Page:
I thought first of Fleur, because she is so comfortable to ride, and then realized this would be a wonderful chance to take the newly-refurbished Radish out for a spin! Honestly, it was a little scary at first - I haven't ridden a ten-speed in forever (high school?), and compared to the fat, stable tires of a mountain bike, or the bolt-upright position offered by the Dutch-style bicycle, I felt like I was basically lying prone right over the front wheel. However, I was immediately struck by how good the bike felt - my LBS did a great job fixing it up, and in the two miles from my home to the place I hop on Grant's Trail, I became very comfortable on the bike. I did notice one small annoyance - I added a kickstand to the ten-speed, and the left crank knocks it when it passes so it makes a small "tap" sound every time I pedal around. I am not sure how to fix it; nor am I sure that it bothers me so much that I will. I love the convenience of a kickstand. 

It felt good enough that I cycled the whole of the trail (about 17 miles up and back again). The bike performed splendidly, and I also got used to the (utterly terrifying) downtube shifters. I liked riding a lighter bicycle (Fleur is starting to feel quite heavy and a bit unwieldy for non-riding purposes with all her storage and accessories), and having access to additional gears. HOWEVER, I was struck by how much more comfortable Fleur is for a 2.5 hour ride -- shortly after I turned around after reaching the Mehlville end of Grant's Trail, I began to really feel an ache from the ancient padding (or relative lack thereof) in my sit bones, my back and neck were becoming stiff from the aggressive riding position, and I wished I'd only done about half the trail. This was exacerbated by the fact that I'd neglected to bring water and was thirsty when I left the house, and I was beyond ready to be home by the time I rolled into my driveway.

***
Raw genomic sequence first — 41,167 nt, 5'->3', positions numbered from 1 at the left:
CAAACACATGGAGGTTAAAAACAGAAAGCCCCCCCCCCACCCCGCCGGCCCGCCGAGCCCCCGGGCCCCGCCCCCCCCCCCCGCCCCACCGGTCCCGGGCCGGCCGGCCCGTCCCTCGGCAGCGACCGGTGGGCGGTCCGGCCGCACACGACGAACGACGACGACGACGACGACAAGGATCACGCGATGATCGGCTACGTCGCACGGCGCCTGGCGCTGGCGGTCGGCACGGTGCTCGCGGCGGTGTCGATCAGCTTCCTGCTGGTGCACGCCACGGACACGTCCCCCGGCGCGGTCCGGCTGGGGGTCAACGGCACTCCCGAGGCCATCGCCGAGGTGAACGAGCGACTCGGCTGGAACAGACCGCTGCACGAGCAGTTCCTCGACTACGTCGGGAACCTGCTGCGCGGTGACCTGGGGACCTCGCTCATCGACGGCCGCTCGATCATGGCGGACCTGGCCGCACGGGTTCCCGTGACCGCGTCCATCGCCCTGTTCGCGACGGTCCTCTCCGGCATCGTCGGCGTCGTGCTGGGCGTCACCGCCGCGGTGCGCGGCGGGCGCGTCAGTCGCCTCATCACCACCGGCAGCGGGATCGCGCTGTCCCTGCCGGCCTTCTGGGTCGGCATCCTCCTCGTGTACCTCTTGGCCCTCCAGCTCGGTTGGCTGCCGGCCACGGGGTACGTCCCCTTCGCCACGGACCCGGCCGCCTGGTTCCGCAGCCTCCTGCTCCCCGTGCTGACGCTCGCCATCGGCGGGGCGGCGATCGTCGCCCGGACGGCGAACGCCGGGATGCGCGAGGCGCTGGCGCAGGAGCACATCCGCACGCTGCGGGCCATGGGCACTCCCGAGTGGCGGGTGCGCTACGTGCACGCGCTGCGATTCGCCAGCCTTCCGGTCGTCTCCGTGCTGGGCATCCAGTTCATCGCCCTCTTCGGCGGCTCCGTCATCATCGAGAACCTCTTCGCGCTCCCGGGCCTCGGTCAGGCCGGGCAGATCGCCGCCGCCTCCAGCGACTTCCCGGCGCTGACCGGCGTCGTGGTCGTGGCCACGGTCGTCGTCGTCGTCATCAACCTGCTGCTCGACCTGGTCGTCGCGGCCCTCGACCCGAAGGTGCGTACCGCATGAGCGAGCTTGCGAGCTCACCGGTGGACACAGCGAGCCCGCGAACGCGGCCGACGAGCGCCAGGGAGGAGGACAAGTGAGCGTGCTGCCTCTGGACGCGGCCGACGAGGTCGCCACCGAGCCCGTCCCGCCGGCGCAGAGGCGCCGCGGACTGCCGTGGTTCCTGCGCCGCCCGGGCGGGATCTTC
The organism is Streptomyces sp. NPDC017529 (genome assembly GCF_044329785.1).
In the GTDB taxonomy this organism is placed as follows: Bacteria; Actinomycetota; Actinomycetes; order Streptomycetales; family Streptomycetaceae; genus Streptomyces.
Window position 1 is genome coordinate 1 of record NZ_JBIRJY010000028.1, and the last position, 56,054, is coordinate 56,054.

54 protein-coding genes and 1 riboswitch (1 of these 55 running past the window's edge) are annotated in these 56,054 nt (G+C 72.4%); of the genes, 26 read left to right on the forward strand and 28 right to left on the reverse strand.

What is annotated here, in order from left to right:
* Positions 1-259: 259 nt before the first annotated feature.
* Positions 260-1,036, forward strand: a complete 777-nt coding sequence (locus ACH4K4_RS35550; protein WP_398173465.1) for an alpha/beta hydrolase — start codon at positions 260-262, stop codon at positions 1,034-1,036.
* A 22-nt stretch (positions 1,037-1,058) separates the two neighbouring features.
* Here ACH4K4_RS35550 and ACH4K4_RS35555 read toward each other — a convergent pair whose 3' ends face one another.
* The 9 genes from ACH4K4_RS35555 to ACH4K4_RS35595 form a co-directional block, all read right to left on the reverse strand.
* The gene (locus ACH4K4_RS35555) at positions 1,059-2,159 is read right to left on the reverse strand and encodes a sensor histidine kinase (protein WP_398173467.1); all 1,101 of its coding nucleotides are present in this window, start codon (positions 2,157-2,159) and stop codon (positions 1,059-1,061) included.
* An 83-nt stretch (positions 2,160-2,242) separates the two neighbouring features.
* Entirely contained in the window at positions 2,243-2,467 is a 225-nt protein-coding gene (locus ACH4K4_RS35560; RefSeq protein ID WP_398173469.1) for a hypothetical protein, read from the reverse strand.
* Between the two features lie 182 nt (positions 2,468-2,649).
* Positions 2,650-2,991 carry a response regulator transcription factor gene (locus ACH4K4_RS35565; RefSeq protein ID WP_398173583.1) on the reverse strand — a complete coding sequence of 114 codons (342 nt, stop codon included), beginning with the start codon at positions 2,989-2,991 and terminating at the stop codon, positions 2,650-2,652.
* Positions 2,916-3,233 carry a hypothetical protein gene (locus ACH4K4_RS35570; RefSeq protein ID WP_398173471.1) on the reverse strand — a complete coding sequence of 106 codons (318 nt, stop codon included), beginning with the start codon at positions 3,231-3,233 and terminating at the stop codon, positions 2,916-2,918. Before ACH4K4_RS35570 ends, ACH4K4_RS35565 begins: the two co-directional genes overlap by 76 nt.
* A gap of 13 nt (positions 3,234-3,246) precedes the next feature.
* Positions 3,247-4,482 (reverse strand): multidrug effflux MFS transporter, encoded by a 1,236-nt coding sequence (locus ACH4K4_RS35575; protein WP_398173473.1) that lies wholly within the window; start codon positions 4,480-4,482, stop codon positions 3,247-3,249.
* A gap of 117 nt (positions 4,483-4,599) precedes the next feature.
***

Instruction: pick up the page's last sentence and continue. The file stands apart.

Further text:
So where does that leave us? 
1. With a kickstand and rear rack, The Radish will be the go-to for rides I need to drive to.
2. I want more gears, not adjusted gears, on the Linus. I will be looking into replacing the 3-speed wheel/shifter with 8 speeds after the holidays.

So I continue to feel that Fleur is the right bicycle for most of my rides, but I'm thrilled to get a sense of where the Radish fits. I think I need to adjust the saddle northwards about an inch, and I'd like to move the handlebars up quite a bit, too, to make the riding position a little less aggressive.

I am on the fence about what to do with the mountain bike. As snow has arrived in St. Louis, I think having a bike with larger tires will be beneficial and wonder if I want smooth or knobby tires for this purpose. I am having fit concerns with the mountain bike and need to consider what I want to do with the Trek's handlebars. I know I want fenders and a kickstand, but do I want a rack, too? I think I probably do - I don't like riding with backpacks, cross-body bags, or bulky items in my pocket, and the tiny rack is perfect for attaching a small purse as a mini pannier. So, stay tuned. 

In the meantime, at home, with Thanksgiving behind us, we have decorated for Christmas and I think bicycles may make for the best ornaments. Yes?